The relationship between my father and Fintan had not been easy. Fintan was sensitive, creative and gentle. A stark contrast to my traditional, stoic father who “just keeps going”. Despite their challenges, like all of us, my father was no doubt proud that Fintan had remained a recovering alcoholic well into his 20s.
We’ll never quite understand why Fintan finally decided life in his 30s wasn’t worth living. That’s one of the worst things about suicide, the unanswered questions. As a family, we had some insight into Fintan’s mental health struggles, but we had hoped he would never choose this permanent, devastating path to end his pain.
“Time is a healer” is a phrase often circulated when we lose a loved one. Unfortunately, I’m all too familiar with the term, having lost my father to cancer in 2011 and my mother to vascular dementia eleven months later.
In 2018 my oldest brother TJ also passed away unexpectedly. I am not sharing these facts to be melodramatic, just to emphasize that I am familiar with grief and all of its harrowing stages.
I loved my parents and was devastated when they died. They were both 81 years old and had lived long, fulfilling lives, and while I was sad that they were gone, I accepted their deaths as the natural order of things in the circle of life.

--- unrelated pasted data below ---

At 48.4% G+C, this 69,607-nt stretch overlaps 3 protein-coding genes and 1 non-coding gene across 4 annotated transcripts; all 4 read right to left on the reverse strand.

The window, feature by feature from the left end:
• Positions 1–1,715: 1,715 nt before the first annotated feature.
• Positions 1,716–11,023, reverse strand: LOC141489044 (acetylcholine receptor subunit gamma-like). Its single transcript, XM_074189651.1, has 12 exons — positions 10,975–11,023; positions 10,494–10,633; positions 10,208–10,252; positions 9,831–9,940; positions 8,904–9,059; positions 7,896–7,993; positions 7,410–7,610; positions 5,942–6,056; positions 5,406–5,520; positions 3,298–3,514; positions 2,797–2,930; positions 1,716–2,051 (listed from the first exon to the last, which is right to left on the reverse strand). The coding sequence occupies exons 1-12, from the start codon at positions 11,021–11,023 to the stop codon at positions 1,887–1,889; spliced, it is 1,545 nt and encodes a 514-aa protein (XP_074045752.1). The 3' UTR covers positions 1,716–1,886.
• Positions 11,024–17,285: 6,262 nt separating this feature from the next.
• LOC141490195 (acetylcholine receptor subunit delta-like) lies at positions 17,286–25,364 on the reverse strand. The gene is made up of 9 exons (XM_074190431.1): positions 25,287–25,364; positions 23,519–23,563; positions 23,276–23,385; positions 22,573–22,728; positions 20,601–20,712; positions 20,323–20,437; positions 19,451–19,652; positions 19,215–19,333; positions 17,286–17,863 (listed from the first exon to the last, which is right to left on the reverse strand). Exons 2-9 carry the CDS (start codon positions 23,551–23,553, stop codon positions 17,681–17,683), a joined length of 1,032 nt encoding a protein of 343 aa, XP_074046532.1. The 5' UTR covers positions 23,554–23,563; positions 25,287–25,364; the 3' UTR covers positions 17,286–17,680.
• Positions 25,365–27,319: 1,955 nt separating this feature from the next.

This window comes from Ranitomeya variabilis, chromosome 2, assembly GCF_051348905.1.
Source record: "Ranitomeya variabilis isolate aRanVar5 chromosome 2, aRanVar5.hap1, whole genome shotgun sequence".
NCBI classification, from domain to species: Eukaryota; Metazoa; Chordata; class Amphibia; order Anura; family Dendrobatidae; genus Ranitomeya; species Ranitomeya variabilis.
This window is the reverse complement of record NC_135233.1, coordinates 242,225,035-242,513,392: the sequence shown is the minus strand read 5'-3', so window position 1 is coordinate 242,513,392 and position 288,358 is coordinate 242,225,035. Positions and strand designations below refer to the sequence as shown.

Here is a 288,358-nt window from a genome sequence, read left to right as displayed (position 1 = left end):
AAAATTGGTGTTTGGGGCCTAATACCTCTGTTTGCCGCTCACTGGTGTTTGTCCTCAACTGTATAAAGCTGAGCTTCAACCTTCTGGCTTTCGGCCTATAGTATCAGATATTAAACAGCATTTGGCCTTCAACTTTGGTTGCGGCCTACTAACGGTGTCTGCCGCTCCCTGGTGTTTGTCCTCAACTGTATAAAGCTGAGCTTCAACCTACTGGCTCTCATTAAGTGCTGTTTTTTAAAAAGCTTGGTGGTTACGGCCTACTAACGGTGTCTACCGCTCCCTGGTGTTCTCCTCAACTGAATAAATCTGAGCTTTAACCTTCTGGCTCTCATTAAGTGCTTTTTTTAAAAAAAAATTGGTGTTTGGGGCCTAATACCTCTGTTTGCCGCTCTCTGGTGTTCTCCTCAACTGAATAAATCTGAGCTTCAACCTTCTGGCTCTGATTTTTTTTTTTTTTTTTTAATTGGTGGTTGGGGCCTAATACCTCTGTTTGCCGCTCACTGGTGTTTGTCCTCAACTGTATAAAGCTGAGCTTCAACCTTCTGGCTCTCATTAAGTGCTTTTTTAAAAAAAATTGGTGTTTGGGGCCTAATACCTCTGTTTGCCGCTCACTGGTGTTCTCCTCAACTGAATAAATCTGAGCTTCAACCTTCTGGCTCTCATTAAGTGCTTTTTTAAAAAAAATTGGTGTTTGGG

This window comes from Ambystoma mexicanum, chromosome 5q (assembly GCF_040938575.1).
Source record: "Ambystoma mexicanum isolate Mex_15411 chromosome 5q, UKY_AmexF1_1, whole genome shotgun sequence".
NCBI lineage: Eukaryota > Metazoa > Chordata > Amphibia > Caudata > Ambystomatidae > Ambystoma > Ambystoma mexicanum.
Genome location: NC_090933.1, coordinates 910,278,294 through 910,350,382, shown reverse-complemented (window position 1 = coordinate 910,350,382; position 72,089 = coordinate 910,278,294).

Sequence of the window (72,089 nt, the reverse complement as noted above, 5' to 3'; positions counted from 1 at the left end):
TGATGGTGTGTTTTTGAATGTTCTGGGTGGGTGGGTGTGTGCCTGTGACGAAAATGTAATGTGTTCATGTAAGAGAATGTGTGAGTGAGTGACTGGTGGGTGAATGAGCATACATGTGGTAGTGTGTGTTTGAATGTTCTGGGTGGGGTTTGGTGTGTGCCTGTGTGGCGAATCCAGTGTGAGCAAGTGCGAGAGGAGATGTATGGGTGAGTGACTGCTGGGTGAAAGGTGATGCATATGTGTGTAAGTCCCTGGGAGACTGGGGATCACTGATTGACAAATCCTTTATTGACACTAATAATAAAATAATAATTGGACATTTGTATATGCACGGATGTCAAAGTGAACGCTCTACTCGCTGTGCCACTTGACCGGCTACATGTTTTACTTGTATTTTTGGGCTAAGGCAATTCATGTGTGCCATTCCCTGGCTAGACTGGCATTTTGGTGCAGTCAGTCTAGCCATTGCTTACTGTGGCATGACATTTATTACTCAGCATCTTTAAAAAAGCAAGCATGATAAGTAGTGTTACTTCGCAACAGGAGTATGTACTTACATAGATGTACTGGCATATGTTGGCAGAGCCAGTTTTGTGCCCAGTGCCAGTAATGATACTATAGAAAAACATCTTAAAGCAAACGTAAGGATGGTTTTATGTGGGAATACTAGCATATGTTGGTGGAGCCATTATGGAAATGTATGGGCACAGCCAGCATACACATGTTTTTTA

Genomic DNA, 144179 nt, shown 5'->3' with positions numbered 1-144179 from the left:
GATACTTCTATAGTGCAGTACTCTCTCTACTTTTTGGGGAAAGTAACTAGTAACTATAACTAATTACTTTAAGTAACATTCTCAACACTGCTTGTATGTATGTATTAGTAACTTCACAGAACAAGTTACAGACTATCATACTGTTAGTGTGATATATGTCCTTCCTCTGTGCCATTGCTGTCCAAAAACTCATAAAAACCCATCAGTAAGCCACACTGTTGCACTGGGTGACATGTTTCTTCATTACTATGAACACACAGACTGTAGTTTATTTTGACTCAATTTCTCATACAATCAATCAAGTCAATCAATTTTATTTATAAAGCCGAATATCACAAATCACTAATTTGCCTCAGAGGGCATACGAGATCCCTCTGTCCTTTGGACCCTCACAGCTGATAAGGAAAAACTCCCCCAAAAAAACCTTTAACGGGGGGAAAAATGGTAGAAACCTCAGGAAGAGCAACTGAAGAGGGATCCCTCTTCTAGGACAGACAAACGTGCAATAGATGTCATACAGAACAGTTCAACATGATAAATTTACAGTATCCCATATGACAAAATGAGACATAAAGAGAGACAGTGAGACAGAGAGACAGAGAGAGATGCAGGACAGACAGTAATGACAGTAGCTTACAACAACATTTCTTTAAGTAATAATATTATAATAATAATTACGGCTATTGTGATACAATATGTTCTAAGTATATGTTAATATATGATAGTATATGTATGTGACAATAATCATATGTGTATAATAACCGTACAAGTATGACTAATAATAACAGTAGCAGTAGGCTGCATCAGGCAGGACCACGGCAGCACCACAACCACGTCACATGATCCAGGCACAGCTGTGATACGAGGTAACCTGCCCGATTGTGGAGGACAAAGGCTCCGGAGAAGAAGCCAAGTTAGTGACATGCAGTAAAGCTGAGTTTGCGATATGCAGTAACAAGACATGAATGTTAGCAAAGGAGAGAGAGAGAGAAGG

Fintan’s death was different. I was 26. I’m 45 now and to this day his death is one of the most traumatic events of my life.
The suicide grief club is one that no one wants to be a part of, but hundreds of families like ours reluctantly join each year. Fintan and too many others after him are part of amazing statistics in Ireland.
Since taking his own life in 2003, my brother is one of 8,787 people to have died by suicide in Ireland up to 2021. (There are likely other deaths that have not been reported as suicide).
I estimated the 2021 stat at 365 based on an average over the past two years. Unfortunately, as the true impact of the pandemic on our nation’s mental health is not yet fully known, this statistic is likely to be higher in 2021, 2022 and beyond unless there is a more strategic, post-pandemic-specific approach to addressing the mental health Health in Ireland adequately funded and broad based.